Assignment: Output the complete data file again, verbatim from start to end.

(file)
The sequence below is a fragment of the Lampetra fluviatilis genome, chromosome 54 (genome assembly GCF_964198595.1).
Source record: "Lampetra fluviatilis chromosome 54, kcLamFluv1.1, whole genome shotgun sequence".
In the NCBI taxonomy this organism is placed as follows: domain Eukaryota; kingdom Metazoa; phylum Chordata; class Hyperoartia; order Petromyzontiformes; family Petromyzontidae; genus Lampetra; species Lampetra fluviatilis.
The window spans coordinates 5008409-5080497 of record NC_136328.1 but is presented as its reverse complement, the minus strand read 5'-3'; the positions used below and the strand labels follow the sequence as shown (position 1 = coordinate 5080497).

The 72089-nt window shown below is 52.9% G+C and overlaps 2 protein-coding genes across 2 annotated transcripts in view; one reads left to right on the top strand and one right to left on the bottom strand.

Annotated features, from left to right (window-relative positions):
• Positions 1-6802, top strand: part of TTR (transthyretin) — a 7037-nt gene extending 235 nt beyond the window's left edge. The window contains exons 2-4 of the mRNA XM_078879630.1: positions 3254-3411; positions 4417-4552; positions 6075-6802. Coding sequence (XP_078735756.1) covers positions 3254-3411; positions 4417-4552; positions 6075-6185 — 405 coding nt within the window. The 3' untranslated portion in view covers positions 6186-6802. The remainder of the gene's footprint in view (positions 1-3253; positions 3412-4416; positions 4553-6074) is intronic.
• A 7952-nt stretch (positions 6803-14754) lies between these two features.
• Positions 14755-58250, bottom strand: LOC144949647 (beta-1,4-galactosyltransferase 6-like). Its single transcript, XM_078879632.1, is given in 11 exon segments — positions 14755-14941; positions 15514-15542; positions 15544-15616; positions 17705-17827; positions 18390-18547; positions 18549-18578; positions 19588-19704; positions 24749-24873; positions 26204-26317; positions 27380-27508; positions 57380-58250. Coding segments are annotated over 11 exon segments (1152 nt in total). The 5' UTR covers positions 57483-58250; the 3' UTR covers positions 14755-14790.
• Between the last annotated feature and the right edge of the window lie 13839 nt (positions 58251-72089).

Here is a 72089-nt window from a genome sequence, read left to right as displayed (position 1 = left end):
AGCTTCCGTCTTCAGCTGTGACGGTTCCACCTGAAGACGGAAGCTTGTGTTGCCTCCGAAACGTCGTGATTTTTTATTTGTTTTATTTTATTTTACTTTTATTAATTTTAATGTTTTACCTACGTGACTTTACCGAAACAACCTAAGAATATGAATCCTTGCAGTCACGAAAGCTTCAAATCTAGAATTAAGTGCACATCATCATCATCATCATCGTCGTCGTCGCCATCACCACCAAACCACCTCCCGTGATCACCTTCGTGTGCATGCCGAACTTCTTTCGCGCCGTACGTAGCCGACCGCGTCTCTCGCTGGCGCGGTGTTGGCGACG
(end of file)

The sequence below is a fragment of the Lampetra fluviatilis genome, chromosome 54 (genome assembly GCF_964198595.1).
Source record: "Lampetra fluviatilis chromosome 54, kcLamFluv1.1, whole genome shotgun sequence".
In the NCBI taxonomy this organism is placed as follows: domain Eukaryota; kingdom Metazoa; phylum Chordata; class Hyperoartia; order Petromyzontiformes; family Petromyzontidae; genus Lampetra; species Lampetra fluviatilis.
The window spans coordinates 5008409-5080497 of record NC_136328.1 but is presented as its reverse complement, the minus strand read 5'-3'; the positions used below and the strand labels follow the sequence as shown (position 1 = coordinate 5080497).

The 72089-nt window shown below is 52.9% G+C and overlaps 2 protein-coding genes across 2 annotated transcripts in view; one reads left to right on the top strand and one right to left on the bottom strand.

Annotated features, from left to right (window-relative positions):
• Positions 1-6802, top strand: part of TTR (transthyretin) — a 7037-nt gene extending 235 nt beyond the window's left edge. The window contains exons 2-4 of the mRNA XM_078879630.1: positions 3254-3411; positions 4417-4552; positions 6075-6802. Coding sequence (XP_078735756.1) covers positions 3254-3411; positions 4417-4552; positions 6075-6185 — 405 coding nt within the window. The 3' untranslated portion in view covers positions 6186-6802. The remainder of the gene's footprint in view (positions 1-3253; positions 3412-4416; positions 4553-6074) is intronic.
• A 7952-nt stretch (positions 6803-14754) lies between these two features.
• Positions 14755-58250, bottom strand: LOC144949647 (beta-1,4-galactosyltransferase 6-like). Its single transcript, XM_078879632.1, is given in 11 exon segments — positions 14755-14941; positions 15514-15542; positions 15544-15616; positions 17705-17827; positions 18390-18547; positions 18549-18578; positions 19588-19704; positions 24749-24873; positions 26204-26317; positions 27380-27508; positions 57380-58250. Coding segments are annotated over 11 exon segments (1152 nt in total). The 5' UTR covers positions 57483-58250; the 3' UTR covers positions 14755-14790.
• Between the last annotated feature and the right edge of the window lie 13839 nt (positions 58251-72089).

Here is a 72089-nt window from a genome sequence, read left to right as displayed (position 1 = left end):
AGCTTCCGTCTTCAGCTGTGACGGTTCCACCTGAAGACGGAAGCTTGTGTTGCCTCCGAAACGTCGTGATTTTTTATTTGTTTTATTTTATTTTACTTTTATTAATTTTAATGTTTTACCTACGTGACTTTACCGAAACAACCTAAGAATATGAATCCTTGCAGTCACGAAAGCTTCAAATCTAGAATTAAGTGCACATCATCATCATCATCATCGTCGTCGTCGCCATCACCACCAAACCACCTCCCGTGATCACCTTCGTGTGCATGCCGAACTTCTTTCGCGCCGTACGTAGCCGACCGCGTCTCTCGCTGGCGCGGTGTTGGCGACG